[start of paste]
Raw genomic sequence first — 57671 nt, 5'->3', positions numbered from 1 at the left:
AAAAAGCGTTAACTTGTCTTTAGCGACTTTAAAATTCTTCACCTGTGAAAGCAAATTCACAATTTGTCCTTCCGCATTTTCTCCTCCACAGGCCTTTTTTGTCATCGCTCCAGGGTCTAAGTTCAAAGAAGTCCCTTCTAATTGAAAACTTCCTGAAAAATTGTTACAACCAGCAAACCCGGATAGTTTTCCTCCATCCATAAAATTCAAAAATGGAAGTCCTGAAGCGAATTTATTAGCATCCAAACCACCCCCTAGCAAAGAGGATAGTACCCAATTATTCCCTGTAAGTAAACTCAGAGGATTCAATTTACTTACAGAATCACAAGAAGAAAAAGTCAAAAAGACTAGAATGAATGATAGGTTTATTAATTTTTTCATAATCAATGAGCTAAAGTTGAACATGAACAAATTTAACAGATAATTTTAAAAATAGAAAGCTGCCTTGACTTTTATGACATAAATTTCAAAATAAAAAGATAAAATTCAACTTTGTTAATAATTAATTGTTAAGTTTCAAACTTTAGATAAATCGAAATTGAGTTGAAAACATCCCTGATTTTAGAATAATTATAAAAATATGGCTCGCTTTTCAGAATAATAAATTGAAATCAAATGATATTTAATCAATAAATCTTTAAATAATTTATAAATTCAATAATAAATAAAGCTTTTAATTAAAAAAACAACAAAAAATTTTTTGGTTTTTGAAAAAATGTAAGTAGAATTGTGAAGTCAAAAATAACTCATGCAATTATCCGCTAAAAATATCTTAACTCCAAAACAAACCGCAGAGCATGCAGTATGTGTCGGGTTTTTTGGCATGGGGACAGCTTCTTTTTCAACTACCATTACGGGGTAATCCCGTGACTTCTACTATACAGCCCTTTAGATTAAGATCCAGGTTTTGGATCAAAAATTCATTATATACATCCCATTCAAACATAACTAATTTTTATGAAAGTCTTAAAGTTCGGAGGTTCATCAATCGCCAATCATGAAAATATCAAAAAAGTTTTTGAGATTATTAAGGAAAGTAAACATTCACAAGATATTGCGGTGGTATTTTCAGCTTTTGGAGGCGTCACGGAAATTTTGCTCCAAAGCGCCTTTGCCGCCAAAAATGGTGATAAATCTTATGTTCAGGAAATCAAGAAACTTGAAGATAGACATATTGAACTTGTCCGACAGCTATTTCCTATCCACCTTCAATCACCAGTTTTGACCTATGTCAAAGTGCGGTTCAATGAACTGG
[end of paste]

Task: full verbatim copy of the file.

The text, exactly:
Raw genomic sequence first — 57671 nt, 5'->3', positions numbered from 1 at the left:
AAAAAGCGTTAACTTGTCTTTAGCGACTTTAAAATTCTTCACCTGTGAAAGCAAATTCACAATTTGTCCTTCCGCATTTTCTCCTCCACAGGCCTTTTTTGTCATCGCTCCAGGGTCTAAGTTCAAAGAAGTCCCTTCTAATTGAAAACTTCCTGAAAAATTGTTACAACCAGCAAACCCGGATAGTTTTCCTCCATCCATAAAATTCAAAAATGGAAGTCCTGAAGCGAATTTATTAGCATCCAAACCACCCCCTAGCAAAGAGGATAGTACCCAATTATTCCCTGTAAGTAAACTCAGAGGATTCAATTTACTTACAGAATCACAAGAAGAAAAAGTCAAAAAGACTAGAATGAATGATAGGTTTATTAATTTTTTCATAATCAATGAGCTAAAGTTGAACATGAACAAATTTAACAGATAATTTTAAAAATAGAAAGCTGCCTTGACTTTTATGACATAAATTTCAAAATAAAAAGATAAAATTCAACTTTGTTAATAATTAATTGTTAAGTTTCAAACTTTAGATAAATCGAAATTGAGTTGAAAACATCCCTGATTTTAGAATAATTATAAAAATATGGCTCGCTTTTCAGAATAATAAATTGAAATCAAATGATATTTAATCAATAAATCTTTAAATAATTTATAAATTCAATAATAAATAAAGCTTTTAATTAAAAAAACAACAAAAAATTTTTTGGTTTTTGAAAAAATGTAAGTAGAATTGTGAAGTCAAAAATAACTCATGCAATTATCCGCTAAAAATATCTTAACTCCAAAACAAACCGCAGAGCATGCAGTATGTGTCGGGTTTTTTGGCATGGGGACAGCTTCTTTTTCAACTACCATTACGGGGTAATCCCGTGACTTCTACTATACAGCCCTTTAGATTAAGATCCAGGTTTTGGATCAAAAATTCATTATATACATCCCATTCAAACATAACTAATTTTTATGAAAGTCTTAAAGTTCGGAGGTTCATCAATCGCCAATCATGAAAATATCAAAAAAGTTTTTGAGATTATTAAGGAAAGTAAACATTCACAAGATATTGCGGTGGTATTTTCAGCTTTTGGAGGCGTCACGGAAATTTTGCTCCAAAGCGCCTTTGCCGCCAAAAATGGTGATAAATCTTATGTTCAGGAAATCAAGAAACTTGAAGATAGACATATTGAACTTGTCCGACAGCTATTTCCTATCCACCTTCAATCACCAGTTTTGACCTATGTCAAAGTGCGGTTCAATGAACTGG